Socialized health care in Massachusetts produces strained resources. Who would have imagined that? Certainly not the New York Times.
Once they discover that she is Dr. Kate, the supplicants line up to approach at dinner parties and ballet recitals. Surely, they suggest to Dr. Katherine J. Atkinson, a family physician here, she might find a way to move them up her lengthy waiting list for new patients.
Those fortunate enough to make it soon learn they face another long wait: Dr. Atkinsonâ€™s next opening for a physical is not until early May â€” of 2009.
In pockets of the United States, rural and urban, a confluence of market and medical forces has been widening the gap between the supply of primary care physicians and the demand for their services. Modest pay, medical school debt, an aging population and the prevalence of chronic disease have each played a role.
Now in Massachusetts, in an unintended consequence of universal coverage, the imbalance is being exacerbated by the stateâ€™s new law requiring residents to have health insurance.
Since last year, when the landmark law took effect, about 340,000 of Massachusettsâ€™ estimated 600,000 uninsured have gained coverage. Many are now searching for doctors and scheduling appointments for long-deferred care.
Here in western Massachusetts, Dr. Atkinsonâ€™s bustling 3,000-patient practice, which was closed to new patients for several years, has taken on 50 newcomers since she hired a part-time nurse practitioner in November. About a third were newly insured, Dr. Atkinson said. Just north of here in Athol, the doctors at North Quabbin Family Physicians are now seeing four to six new patients a day, up from one or two a year ago.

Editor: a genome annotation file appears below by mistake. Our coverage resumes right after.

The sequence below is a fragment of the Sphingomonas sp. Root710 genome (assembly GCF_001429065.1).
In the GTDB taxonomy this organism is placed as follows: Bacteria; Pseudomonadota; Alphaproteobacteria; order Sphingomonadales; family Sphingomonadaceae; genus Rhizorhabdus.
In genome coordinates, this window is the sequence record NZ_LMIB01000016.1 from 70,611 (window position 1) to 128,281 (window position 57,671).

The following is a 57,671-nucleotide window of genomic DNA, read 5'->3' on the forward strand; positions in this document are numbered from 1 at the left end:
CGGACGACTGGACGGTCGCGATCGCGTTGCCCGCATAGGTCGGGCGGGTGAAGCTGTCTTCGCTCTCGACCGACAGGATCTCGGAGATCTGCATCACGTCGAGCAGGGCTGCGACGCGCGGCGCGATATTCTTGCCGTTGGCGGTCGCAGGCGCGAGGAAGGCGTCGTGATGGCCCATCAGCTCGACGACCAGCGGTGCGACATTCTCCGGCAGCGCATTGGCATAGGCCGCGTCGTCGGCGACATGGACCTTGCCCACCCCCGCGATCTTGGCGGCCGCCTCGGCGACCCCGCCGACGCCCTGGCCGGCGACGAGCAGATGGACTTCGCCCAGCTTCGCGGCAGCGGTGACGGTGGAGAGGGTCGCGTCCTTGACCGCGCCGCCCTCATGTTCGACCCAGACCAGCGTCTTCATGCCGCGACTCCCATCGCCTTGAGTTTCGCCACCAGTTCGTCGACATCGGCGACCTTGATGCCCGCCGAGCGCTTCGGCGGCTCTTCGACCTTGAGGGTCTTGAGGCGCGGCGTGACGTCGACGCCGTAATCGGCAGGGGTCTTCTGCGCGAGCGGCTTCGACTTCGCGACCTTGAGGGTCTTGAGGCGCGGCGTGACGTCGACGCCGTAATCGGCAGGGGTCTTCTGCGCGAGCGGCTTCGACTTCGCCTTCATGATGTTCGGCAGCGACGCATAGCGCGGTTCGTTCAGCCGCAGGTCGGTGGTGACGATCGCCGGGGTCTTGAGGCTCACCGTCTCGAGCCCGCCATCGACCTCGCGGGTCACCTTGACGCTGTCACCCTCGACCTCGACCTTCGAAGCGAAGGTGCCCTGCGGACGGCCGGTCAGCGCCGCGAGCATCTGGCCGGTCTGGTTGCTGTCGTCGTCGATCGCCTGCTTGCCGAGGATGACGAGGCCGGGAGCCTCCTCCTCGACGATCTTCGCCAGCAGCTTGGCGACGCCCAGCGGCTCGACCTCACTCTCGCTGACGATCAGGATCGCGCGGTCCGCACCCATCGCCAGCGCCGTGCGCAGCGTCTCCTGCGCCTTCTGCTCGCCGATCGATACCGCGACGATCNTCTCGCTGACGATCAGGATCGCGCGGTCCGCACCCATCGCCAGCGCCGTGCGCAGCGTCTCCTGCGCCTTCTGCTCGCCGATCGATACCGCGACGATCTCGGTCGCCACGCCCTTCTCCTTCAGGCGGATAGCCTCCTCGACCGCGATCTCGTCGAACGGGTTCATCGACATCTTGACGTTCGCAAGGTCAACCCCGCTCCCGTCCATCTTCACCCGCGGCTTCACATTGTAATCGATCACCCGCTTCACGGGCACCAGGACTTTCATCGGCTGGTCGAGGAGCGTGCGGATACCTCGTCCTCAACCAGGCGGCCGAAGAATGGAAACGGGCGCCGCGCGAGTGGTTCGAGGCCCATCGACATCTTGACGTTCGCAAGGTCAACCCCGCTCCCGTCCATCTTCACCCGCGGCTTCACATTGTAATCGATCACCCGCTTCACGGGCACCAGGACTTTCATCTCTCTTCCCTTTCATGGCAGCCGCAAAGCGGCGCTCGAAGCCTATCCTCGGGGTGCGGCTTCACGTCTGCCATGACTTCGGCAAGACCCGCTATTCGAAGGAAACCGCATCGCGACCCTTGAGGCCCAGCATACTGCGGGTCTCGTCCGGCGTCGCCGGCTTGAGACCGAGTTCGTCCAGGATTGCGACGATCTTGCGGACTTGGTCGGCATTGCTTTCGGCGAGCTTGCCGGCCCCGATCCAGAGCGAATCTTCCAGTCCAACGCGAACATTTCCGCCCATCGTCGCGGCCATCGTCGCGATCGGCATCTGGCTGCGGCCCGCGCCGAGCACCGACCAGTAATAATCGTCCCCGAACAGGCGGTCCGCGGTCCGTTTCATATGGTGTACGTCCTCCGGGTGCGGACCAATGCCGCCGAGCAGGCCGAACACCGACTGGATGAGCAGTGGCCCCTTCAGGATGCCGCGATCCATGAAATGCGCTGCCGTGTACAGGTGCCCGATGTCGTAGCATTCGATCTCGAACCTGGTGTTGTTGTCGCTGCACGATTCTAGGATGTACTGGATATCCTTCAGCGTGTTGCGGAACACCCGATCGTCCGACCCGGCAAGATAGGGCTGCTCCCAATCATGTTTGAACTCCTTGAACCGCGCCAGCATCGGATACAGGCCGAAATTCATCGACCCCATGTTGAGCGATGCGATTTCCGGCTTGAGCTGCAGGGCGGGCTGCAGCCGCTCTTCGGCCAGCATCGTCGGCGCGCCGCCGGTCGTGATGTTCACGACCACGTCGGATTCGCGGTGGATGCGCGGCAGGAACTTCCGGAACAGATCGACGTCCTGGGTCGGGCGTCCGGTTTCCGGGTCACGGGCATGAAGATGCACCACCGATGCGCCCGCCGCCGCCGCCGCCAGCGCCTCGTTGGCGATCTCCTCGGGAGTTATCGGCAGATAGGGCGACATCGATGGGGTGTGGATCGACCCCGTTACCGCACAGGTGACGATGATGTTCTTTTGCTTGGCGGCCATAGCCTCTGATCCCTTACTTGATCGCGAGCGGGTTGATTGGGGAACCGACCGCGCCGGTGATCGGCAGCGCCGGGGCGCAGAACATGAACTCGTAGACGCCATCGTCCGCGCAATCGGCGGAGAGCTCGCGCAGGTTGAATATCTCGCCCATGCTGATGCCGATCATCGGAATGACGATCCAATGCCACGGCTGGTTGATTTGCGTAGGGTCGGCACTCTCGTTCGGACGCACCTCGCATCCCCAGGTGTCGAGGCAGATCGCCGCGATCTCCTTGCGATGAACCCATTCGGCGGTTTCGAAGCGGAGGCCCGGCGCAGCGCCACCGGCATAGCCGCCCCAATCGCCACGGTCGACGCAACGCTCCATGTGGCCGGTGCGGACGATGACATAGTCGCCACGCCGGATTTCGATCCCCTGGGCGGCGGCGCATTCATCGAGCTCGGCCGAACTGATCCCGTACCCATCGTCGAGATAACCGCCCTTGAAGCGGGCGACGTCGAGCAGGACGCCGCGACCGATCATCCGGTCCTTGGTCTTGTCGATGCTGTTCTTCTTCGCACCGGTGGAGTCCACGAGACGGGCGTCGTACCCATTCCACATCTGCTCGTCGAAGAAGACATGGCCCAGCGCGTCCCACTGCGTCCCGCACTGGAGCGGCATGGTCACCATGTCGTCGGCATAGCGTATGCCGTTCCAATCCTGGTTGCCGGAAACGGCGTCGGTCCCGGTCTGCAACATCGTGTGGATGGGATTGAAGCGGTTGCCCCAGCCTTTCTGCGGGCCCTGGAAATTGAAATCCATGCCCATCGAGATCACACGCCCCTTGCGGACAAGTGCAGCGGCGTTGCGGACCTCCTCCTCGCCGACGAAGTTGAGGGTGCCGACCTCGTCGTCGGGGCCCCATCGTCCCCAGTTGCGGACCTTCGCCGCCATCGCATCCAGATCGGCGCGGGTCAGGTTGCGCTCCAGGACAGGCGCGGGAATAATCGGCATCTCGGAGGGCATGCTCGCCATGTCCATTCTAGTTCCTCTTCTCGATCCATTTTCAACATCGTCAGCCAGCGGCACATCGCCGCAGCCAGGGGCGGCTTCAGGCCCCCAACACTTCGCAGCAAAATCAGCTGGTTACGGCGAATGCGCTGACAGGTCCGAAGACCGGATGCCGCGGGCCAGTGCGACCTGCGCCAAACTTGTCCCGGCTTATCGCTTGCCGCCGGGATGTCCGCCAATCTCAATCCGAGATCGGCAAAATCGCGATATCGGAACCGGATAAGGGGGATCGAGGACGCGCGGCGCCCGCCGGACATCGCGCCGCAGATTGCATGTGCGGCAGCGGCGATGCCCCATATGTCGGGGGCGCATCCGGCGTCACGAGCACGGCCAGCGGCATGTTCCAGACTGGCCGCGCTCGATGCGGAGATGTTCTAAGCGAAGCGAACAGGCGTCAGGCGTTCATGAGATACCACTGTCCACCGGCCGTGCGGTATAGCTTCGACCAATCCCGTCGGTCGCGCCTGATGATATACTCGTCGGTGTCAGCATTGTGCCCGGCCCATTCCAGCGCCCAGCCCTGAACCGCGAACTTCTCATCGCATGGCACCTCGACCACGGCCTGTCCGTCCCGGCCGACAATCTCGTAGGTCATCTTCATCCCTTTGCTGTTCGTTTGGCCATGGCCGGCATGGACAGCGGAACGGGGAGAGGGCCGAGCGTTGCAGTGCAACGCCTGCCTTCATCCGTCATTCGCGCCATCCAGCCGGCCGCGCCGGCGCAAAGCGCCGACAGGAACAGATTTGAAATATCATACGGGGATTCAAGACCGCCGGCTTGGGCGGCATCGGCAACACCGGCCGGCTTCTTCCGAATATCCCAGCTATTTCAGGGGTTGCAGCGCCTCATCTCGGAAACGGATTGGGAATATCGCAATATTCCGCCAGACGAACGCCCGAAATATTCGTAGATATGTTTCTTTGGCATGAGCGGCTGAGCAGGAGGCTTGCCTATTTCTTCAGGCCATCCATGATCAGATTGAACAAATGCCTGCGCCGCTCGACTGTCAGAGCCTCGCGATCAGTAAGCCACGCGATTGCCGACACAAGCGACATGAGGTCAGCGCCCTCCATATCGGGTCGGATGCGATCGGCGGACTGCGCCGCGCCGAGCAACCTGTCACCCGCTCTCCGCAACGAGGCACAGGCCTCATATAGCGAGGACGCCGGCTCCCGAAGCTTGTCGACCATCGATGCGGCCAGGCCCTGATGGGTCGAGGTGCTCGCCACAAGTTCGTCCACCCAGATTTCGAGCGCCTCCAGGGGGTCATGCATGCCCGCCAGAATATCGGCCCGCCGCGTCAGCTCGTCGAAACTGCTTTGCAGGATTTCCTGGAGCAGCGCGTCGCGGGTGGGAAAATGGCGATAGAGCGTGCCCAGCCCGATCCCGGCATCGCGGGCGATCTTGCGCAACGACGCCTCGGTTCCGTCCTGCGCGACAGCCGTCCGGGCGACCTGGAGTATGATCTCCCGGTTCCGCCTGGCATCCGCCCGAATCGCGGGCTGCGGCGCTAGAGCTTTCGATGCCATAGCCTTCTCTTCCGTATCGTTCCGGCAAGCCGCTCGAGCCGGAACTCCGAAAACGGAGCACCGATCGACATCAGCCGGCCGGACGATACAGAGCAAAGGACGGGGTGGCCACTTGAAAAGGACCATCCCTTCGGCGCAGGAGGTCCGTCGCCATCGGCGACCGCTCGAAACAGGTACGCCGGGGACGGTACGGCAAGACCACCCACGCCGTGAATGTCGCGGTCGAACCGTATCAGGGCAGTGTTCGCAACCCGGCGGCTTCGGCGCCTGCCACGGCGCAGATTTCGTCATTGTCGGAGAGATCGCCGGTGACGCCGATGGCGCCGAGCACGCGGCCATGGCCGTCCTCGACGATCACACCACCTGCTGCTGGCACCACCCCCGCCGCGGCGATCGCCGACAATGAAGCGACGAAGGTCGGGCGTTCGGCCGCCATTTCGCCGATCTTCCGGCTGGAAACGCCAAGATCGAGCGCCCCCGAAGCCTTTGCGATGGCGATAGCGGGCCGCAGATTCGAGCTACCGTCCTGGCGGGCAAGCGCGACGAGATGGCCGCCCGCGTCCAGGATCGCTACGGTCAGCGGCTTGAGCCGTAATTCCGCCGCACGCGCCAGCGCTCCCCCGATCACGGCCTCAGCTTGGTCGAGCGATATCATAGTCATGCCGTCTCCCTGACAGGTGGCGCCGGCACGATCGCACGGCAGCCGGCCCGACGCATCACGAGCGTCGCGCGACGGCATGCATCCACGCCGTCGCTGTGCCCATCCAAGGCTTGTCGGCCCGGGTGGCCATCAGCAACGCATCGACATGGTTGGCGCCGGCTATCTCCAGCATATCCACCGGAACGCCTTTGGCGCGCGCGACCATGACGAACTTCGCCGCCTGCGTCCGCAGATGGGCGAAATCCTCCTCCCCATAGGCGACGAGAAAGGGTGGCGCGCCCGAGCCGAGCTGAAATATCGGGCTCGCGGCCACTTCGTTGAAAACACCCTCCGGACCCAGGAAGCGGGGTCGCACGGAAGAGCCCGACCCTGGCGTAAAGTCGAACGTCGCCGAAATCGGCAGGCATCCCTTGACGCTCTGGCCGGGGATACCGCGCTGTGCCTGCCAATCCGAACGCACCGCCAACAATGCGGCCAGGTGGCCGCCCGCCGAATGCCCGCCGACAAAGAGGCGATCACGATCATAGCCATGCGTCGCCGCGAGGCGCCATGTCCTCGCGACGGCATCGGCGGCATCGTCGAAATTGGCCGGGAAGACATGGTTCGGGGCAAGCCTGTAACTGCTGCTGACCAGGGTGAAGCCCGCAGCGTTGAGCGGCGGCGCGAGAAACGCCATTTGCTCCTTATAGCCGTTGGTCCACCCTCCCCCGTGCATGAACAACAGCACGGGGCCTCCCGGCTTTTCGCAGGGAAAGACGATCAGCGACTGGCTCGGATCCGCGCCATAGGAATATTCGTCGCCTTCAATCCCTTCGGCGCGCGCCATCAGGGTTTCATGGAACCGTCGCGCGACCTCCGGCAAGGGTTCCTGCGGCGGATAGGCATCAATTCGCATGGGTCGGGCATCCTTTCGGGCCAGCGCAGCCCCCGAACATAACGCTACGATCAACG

Dr. Patricia A. Sereno, state president of the American Academy of Family Physicians, said an influx of the newly insured to her practice in Malden, just north of Boston, had stretched her daily caseload to as many as 22 to 25 patients, from 18 to 20 a year ago. To fit them in, Dr. Sereno limits the number of 45-minute physicals she schedules each day, thereby doubling the wait for an exam to three months.
Wouldn’t it be great if you could get the government to force those rich investment bankers and hedge fund managers to pay for your health care? Unfortunately, as the late Ayn Rand pointed out, that inevitably means then that you have to pay for health care for every unemployed wino and heroin addict yourself, and you get to stand behind them in line the next time you’re sick.